Tom Lockyer is a Welsh professional footballer who plays as a center back for Premier League club Luton Town and the Wales national team.
He recently suffered a cardiac arrest during Luton Town’s game against Bournemouth and is currently undergoing tests and scans at the hospital.
Lockyer had previously undergone heart surgery after collapsing during a game in May due to an atrial flutter, a type of heart arrhythmia.
Tom Lockyer collapse video
Lockyer suffered a cardiac arrest and collapsed during a match against Bournemouth.
He was attended to by paramedics and club staff on the field before being carried off on a stretcher.
Lockyer was then taken to the hospital, where he remained in a stable condition and was described as “alert and responsive” after the incident.
He is currently undergoing tests and scans to determine the next steps for his recovery.
This is not the first time Lockyer has experienced such an incident, as he had previously collapsed during a game in May due to an atrial flutter, for which he underwent heart surgery.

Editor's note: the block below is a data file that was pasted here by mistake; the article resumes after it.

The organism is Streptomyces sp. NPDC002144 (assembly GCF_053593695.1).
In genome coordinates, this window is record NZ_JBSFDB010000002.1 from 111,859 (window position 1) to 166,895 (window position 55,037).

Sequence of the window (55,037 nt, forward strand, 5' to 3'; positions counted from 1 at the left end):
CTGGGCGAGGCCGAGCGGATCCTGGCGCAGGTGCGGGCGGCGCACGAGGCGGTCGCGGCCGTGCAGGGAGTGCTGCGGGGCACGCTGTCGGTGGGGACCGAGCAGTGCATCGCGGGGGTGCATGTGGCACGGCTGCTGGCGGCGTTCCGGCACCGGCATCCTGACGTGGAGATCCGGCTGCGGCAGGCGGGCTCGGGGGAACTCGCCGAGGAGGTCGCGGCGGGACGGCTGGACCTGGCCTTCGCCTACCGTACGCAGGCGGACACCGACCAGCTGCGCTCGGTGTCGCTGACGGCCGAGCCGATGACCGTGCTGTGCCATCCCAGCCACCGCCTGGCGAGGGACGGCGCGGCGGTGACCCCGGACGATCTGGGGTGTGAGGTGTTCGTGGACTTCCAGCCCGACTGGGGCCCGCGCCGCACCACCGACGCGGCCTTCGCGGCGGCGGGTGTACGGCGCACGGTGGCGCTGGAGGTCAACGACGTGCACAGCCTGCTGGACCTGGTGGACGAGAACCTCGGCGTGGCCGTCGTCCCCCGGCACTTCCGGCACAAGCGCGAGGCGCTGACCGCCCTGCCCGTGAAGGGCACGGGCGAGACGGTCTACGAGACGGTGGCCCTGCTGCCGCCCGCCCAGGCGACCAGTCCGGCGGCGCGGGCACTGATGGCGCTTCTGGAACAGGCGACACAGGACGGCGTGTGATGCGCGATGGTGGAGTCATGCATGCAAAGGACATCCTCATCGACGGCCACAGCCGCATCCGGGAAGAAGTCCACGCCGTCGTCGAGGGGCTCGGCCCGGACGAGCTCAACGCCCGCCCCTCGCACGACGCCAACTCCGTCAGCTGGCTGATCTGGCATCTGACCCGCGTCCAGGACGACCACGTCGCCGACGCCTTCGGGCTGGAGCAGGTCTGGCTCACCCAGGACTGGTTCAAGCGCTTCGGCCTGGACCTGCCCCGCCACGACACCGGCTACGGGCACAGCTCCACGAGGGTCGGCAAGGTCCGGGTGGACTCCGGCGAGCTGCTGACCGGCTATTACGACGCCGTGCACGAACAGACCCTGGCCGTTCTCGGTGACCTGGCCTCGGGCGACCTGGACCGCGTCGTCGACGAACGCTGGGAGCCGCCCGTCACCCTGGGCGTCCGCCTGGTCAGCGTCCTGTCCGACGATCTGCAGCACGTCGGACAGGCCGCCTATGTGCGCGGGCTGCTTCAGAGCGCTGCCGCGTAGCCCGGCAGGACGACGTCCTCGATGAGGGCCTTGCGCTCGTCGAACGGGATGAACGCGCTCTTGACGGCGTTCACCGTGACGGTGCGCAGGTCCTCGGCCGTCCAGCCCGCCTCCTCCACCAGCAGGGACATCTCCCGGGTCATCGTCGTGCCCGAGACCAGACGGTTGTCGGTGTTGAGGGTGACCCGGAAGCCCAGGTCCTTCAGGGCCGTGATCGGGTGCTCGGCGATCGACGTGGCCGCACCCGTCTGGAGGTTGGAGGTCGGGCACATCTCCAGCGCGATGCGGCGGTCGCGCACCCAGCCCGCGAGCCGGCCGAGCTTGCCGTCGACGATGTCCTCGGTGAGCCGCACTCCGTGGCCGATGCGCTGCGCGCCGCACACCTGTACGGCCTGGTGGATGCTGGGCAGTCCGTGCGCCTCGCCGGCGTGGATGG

The importance of a football result is not remotely commensurate with that of a human life, and everyone is hoping for the best for Lockyer’s recovery.
What is atrial flutter?
Atrial flutter is a common heart rhythm disorder characterized by a rapid and regular heartbeat in the heart’s upper chambers (atria).
It is considered a supraventricular arrhythmia and is often caused by a re-entry mechanism in the heart, leading to a fast atrial rate.
This condition is typically associated with areas of fast and slow conduction velocities, different refractory periods, and a functional core where the electrical circuit exists.
Atrial flutter is the second most common cardiac arrhythmia after atrial fibrillation and is often linked to underlying conditions such as heart failure, pulmonary disease, and heart defects.
The symptoms of atrial flutter can vary and may include palpitations, dizziness, shortness of breath, and fatigue.
If left untreated, atrial flutter can lead to complications such as stroke and heart failure.
Atrial flutter can be diagnosed through an electrocardiogram, and treatment options may include addressing underlying conditions, catheter ablation, cardioversion, and medications to control the heart rhythm.
The specific type of atrial flutter can also influence the treatment approach, with typical and atypical forms requiring different interventions.